Increased crop production and expansion of irrigated acreage in the southeastern USA have increased agricultural water use during the past two decades. To optimize irrigation water use, it is important to know when to irrigate and how much water should be applied. The objectives of this study were (1) to evaluate the Cropping System Model (CSM)-CERES-Maize model with measured data of the amount of water required for supplemental irrigation and (2) to apply the CSM-CERES-Maize model for estimating irrigation water use for maize in the southeastern USA. The CSM-CERES-Maize model was evaluated for 2000-2004 for five counties that represent the dominant maize production regions in South Georgia. For each county, historical daily weather data, three representative soil profiles, and specific crop management recommendations were used as input for the model. The simulated results were then compared with observed data obtained during the same period. The amount of water required for irrigation for each growing season was simulated for 58 years using historical weather data from 1950 to 2007 for 88 selected counties that corresponded to the most important agricultural production region in Georgia. Both monthly and annual water demand for maize was determined for each county. The total seasonal amount of water required for irrigation across counties and years ranged from 136 to 281. mm, with an average of 227. mm. The irrigation requirements among months varied from 10 to 79. mm, with the highest amount required for May. The results from the evaluation showed that the model was able to simulate the amount of water required for maize irrigation in good agreement with the observed data. This demonstrated the potential application of the CSM-CERES-Maize model as a tool for estimating water demand for irrigation. The estimated water requirements for supplemental irrigation can be used by both policy makers and local farmers for planning the amount of water required for supplemental irrigation as well as for improvements in irrigation management for water conservation.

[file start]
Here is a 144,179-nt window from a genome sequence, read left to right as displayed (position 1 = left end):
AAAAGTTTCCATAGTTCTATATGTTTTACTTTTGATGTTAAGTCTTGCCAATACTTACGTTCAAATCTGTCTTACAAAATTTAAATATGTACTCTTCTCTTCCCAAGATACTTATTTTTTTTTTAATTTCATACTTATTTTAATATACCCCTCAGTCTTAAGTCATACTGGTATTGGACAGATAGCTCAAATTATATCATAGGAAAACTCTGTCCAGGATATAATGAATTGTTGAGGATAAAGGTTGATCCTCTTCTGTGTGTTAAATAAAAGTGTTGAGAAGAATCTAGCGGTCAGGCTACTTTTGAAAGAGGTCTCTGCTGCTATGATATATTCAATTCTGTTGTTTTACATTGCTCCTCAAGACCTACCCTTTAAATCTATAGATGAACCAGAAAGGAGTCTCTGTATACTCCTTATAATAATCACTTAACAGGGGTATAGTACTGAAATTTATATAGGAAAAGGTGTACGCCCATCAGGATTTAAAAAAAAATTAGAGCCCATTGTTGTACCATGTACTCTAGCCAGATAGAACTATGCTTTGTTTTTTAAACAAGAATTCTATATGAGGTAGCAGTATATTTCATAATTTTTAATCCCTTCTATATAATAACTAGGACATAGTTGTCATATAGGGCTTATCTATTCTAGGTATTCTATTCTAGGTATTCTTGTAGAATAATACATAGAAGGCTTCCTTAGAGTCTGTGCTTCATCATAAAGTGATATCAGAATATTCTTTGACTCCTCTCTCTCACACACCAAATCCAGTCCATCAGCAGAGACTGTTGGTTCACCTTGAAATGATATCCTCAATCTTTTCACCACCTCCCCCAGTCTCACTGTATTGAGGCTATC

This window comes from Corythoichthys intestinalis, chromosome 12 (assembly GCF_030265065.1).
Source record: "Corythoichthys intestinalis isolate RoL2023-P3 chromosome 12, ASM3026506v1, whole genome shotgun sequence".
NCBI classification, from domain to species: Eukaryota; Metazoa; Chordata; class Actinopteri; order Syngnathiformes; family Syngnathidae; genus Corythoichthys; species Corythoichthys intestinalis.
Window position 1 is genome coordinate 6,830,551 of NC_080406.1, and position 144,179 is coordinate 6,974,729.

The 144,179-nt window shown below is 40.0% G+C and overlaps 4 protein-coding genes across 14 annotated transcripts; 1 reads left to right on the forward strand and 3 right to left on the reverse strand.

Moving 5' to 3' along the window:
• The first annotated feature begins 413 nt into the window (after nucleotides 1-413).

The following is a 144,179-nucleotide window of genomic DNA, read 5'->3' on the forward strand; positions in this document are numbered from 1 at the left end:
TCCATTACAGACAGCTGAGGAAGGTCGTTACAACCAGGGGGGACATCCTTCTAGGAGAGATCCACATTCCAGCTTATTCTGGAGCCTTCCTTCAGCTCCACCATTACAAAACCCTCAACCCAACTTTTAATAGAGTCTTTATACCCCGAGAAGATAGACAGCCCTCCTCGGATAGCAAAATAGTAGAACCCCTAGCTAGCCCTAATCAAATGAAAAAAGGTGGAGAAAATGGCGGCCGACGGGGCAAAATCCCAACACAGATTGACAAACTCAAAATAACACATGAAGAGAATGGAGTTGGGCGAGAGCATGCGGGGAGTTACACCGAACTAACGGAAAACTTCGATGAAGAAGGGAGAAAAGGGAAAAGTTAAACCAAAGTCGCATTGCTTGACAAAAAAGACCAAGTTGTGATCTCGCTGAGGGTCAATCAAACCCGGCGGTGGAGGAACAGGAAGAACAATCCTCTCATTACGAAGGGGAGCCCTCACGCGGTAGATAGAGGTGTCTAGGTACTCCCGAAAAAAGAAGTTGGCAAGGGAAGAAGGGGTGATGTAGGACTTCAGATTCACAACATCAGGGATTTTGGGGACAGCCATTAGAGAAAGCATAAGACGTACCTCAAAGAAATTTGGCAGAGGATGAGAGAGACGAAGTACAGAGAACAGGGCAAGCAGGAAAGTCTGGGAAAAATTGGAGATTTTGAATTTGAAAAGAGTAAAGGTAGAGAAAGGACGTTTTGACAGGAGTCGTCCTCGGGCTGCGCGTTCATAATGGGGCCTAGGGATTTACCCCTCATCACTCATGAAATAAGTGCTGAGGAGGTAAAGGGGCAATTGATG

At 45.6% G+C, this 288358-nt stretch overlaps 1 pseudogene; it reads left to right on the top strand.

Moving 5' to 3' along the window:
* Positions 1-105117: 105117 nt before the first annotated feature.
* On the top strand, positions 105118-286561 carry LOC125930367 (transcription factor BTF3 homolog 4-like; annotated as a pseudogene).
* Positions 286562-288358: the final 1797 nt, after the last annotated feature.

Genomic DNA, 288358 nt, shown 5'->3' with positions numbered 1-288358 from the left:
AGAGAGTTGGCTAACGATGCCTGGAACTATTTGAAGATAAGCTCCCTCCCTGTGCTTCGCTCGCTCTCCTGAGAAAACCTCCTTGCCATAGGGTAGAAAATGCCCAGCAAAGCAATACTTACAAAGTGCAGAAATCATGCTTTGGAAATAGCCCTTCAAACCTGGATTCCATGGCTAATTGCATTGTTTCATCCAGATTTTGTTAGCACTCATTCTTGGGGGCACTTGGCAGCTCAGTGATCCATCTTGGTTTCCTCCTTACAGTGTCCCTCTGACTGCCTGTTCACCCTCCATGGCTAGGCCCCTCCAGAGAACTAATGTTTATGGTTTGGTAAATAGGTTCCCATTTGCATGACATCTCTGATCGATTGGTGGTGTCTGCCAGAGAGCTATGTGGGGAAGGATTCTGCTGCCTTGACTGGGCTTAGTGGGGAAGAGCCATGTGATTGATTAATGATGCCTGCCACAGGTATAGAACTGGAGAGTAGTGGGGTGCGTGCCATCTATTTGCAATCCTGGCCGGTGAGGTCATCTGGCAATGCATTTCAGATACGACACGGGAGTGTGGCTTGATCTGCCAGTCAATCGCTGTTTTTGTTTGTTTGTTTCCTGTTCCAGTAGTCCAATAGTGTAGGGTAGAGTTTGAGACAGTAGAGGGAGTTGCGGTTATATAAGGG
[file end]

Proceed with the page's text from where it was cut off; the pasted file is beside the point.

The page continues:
Bibliographical noteFunding Information:
This study was conducted under the auspices of the Southeast Climate Consortium (SECC; SEClimate.org) and supported by a grant from the Environmental Protection Division of the Georgia Department of Natural Resources .
- Crop simulation models
- Decision Support Systems
- Irrigated maize
- Water use